Wine grapes grow almost exclusively between 30 and 50 degrees latitude north and south of the equator. The world's southernmost vineyards are in the Central Otago region of New Zealand's South Island near the 45th parallel south,[101] and the northernmost are in Flen, Sweden, just north of the 59th parallel north.[102]

Exporting countries

2014 Wine Countries Export Treemap
Wine Exports by Country (2014) from Harvard Atlas of Economic Complexity

The UK was the world's largest importer of wine in 2007.[104]

Consumption

Wine-consumption data from a list of countries by alcohol consumption measured in liters of pure ethyl alcohol consumed per capita in a given year, according to the most recent data from the World Health Organization. The methodology includes persons 15 years of age or older.[105]

Wine consumption
Country Liters per capita
 France 8.14
 Portugal 6.65
 Italy 6.38
 Croatia 5.80
 Andorra 5.69
  Switzerland 5.10
 Slovenia 5.10
 Hungary 4.94
 Moldova 4.67
 Argentina 4.62
Wine vs. beer consumption per capita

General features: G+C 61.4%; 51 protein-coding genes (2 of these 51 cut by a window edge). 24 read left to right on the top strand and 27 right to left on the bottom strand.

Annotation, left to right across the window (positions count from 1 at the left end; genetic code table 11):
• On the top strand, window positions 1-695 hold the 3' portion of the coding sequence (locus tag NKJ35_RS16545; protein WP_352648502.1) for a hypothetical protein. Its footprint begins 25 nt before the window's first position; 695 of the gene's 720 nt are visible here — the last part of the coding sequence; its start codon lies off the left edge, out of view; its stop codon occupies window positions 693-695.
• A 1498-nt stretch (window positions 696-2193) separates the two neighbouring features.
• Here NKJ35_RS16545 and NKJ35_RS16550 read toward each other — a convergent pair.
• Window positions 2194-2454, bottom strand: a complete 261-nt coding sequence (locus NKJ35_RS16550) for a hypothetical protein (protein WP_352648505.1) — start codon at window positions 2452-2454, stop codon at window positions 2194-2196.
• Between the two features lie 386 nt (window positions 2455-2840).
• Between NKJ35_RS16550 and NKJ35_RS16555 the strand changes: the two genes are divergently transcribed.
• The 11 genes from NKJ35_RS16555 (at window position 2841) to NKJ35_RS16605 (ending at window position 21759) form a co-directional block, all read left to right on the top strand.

Country Wine (l) Beer (l) Wine/beer ratio
 Equatorial Guinea 4.18 0.45 9.29
 Italy 6.38 1.73 3.69
 France 8.14 2.31 3.52
 Guatemala 3.92 1.12 3.50
 São Tomé and Príncipe 3.40 1.12 3.04
 Uruguay 3.95 1.33 2.97
 Tonga 2.29 0.89 2.57
 Greece 4.51 2.20 2.05
 Argentina 4.62 2.49 1.86
 Portugal 6.65 3.75 1.77

Culinary uses

Réduction du vin rouge
Reduction of red wine for a sauce by cooking it on a stovetop. It is called a reduction because the heat boils off some of the water, leaving a more concentrated, wine-flavoured sauce.

Wine is a popular and important drink that accompanies and enhances a wide range of cuisines, from the simple and traditional stews to the most sophisticated and complex haute cuisines. Wine is often served with dinner. Sweet dessert wines may be served with the dessert course. In fine restaurants in Western countries, wine typically accompanies dinner. At a restaurant, patrons are helped to make good food-wine pairings by the restaurant's sommelier or wine waiter. Individuals dining at home may use wine guides to help make food–wine pairings. Wine is also drunk without the accompaniment of a meal in wine bars or with a selection of cheeses (at a wine and cheese party).